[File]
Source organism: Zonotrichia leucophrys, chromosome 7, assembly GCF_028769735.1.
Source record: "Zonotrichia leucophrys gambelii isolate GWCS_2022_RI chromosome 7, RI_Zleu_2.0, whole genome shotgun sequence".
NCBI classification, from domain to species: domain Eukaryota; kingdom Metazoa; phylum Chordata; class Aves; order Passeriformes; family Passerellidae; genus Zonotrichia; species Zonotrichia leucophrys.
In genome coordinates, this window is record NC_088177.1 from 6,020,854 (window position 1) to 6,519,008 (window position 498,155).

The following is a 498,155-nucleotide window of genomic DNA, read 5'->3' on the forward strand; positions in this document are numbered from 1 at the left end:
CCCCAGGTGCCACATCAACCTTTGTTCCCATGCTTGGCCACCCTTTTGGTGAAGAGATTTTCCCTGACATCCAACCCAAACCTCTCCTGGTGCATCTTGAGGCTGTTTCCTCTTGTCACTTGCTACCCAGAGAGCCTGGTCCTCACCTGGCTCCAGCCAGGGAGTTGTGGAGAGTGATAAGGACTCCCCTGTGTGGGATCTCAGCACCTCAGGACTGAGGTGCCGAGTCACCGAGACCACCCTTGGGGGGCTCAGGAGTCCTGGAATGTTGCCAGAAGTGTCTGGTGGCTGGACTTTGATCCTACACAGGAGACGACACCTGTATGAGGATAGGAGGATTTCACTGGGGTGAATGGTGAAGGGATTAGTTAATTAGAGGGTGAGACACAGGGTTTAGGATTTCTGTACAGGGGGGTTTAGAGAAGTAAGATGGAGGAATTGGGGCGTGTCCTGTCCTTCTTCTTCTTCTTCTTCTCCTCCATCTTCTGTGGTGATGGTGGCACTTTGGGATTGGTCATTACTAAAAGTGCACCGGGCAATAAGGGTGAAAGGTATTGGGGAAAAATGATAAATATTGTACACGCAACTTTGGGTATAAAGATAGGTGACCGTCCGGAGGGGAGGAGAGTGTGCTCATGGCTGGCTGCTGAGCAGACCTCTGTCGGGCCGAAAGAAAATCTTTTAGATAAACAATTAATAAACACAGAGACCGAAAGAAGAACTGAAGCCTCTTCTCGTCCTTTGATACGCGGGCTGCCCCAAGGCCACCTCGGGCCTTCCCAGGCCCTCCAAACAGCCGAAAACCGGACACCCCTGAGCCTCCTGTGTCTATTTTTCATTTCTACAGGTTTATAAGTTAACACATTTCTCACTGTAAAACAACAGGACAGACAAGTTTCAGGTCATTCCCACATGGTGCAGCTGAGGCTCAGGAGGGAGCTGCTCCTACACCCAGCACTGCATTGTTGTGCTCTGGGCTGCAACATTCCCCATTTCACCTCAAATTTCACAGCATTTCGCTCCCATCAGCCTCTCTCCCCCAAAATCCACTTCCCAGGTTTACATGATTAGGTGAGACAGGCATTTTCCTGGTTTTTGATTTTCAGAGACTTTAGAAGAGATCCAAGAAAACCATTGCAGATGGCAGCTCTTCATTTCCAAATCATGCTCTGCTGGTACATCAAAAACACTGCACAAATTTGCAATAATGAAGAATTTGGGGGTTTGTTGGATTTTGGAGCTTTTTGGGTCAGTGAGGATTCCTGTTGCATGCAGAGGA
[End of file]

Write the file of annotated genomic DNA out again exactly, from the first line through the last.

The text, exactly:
Source organism: Zonotrichia leucophrys, chromosome 7, assembly GCF_028769735.1.
Source record: "Zonotrichia leucophrys gambelii isolate GWCS_2022_RI chromosome 7, RI_Zleu_2.0, whole genome shotgun sequence".
NCBI classification, from domain to species: domain Eukaryota; kingdom Metazoa; phylum Chordata; class Aves; order Passeriformes; family Passerellidae; genus Zonotrichia; species Zonotrichia leucophrys.
In genome coordinates, this window is record NC_088177.1 from 6,020,854 (window position 1) to 6,519,008 (window position 498,155).

The following is a 498,155-nucleotide window of genomic DNA, read 5'->3' on the forward strand; positions in this document are numbered from 1 at the left end:
CCCCAGGTGCCACATCAACCTTTGTTCCCATGCTTGGCCACCCTTTTGGTGAAGAGATTTTCCCTGACATCCAACCCAAACCTCTCCTGGTGCATCTTGAGGCTGTTTCCTCTTGTCACTTGCTACCCAGAGAGCCTGGTCCTCACCTGGCTCCAGCCAGGGAGTTGTGGAGAGTGATAAGGACTCCCCTGTGTGGGATCTCAGCACCTCAGGACTGAGGTGCCGAGTCACCGAGACCACCCTTGGGGGGCTCAGGAGTCCTGGAATGTTGCCAGAAGTGTCTGGTGGCTGGACTTTGATCCTACACAGGAGACGACACCTGTATGAGGATAGGAGGATTTCACTGGGGTGAATGGTGAAGGGATTAGTTAATTAGAGGGTGAGACACAGGGTTTAGGATTTCTGTACAGGGGGGTTTAGAGAAGTAAGATGGAGGAATTGGGGCGTGTCCTGTCCTTCTTCTTCTTCTTCTTCTCCTCCATCTTCTGTGGTGATGGTGGCACTTTGGGATTGGTCATTACTAAAAGTGCACCGGGCAATAAGGGTGAAAGGTATTGGGGAAAAATGATAAATATTGTACACGCAACTTTGGGTATAAAGATAGGTGACCGTCCGGAGGGGAGGAGAGTGTGCTCATGGCTGGCTGCTGAGCAGACCTCTGTCGGGCCGAAAGAAAATCTTTTAGATAAACAATTAATAAACACAGAGACCGAAAGAAGAACTGAAGCCTCTTCTCGTCCTTTGATACGCGGGCTGCCCCAAGGCCACCTCGGGCCTTCCCAGGCCCTCCAAACAGCCGAAAACCGGACACCCCTGAGCCTCCTGTGTCTATTTTTCATTTCTACAGGTTTATAAGTTAACACATTTCTCACTGTAAAACAACAGGACAGACAAGTTTCAGGTCATTCCCACATGGTGCAGCTGAGGCTCAGGAGGGAGCTGCTCCTACACCCAGCACTGCATTGTTGTGCTCTGGGCTGCAACATTCCCCATTTCACCTCAAATTTCACAGCATTTCGCTCCCATCAGCCTCTCTCCCCCAAAATCCACTTCCCAGGTTTACATGATTAGGTGAGACAGGCATTTTCCTGGTTTTTGATTTTCAGAGACTTTAGAAGAGATCCAAGAAAACCATTGCAGATGGCAGCTCTTCATTTCCAAATCATGCTCTGCTGGTACATCAAAAACACTGCACAAATTTGCAATAATGAAGAATTTGGGGGTTTGTTGGATTTTGGAGCTTTTTGGGTCAGTGAGGATTCCTGTTGCATGCAGAGGA